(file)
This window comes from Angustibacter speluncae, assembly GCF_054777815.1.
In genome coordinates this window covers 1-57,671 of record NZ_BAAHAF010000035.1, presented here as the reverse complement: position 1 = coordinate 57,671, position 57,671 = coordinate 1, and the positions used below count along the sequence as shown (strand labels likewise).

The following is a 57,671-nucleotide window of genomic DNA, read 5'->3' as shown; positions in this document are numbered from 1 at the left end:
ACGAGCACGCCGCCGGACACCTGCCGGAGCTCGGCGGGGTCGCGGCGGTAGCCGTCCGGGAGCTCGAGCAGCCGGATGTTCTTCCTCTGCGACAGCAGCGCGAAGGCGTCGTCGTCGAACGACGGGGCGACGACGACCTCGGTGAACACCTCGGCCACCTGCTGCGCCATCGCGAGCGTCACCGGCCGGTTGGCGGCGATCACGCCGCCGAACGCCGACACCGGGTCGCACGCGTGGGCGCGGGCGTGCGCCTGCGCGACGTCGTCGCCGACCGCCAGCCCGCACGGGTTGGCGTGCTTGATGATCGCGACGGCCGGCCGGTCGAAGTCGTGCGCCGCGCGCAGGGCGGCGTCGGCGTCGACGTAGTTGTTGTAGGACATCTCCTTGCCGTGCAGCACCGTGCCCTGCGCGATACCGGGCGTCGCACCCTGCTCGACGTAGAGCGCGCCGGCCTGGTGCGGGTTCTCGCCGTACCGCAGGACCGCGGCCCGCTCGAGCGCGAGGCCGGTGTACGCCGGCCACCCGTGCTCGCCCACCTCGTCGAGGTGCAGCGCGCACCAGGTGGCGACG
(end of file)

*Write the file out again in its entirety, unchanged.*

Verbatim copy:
This window comes from Angustibacter speluncae, assembly GCF_054777815.1.
In genome coordinates this window covers 1-57,671 of record NZ_BAAHAF010000035.1, presented here as the reverse complement: position 1 = coordinate 57,671, position 57,671 = coordinate 1, and the positions used below count along the sequence as shown (strand labels likewise).

The following is a 57,671-nucleotide window of genomic DNA, read 5'->3' as shown; positions in this document are numbered from 1 at the left end:
ACGAGCACGCCGCCGGACACCTGCCGGAGCTCGGCGGGGTCGCGGCGGTAGCCGTCCGGGAGCTCGAGCAGCCGGATGTTCTTCCTCTGCGACAGCAGCGCGAAGGCGTCGTCGTCGAACGACGGGGCGACGACGACCTCGGTGAACACCTCGGCCACCTGCTGCGCCATCGCGAGCGTCACCGGCCGGTTGGCGGCGATCACGCCGCCGAACGCCGACACCGGGTCGCACGCGTGGGCGCGGGCGTGCGCCTGCGCGACGTCGTCGCCGACCGCCAGCCCGCACGGGTTGGCGTGCTTGATGATCGCGACGGCCGGCCGGTCGAAGTCGTGCGCCGCGCGCAGGGCGGCGTCGGCGTCGACGTAGTTGTTGTAGGACATCTCCTTGCCGTGCAGCACCGTGCCCTGCGCGATACCGGGCGTCGCACCCTGCTCGACGTAGAGCGCGCCGGCCTGGTGCGGGTTCTCGCCGTACCGCAGGACCGCGGCCCGCTCGAGCGCGAGGCCGGTGTACGCCGGCCACCCGTGCTCGCCCACCTCGTCGAGGTGCAGCGCGCACCAGGTGGCGACG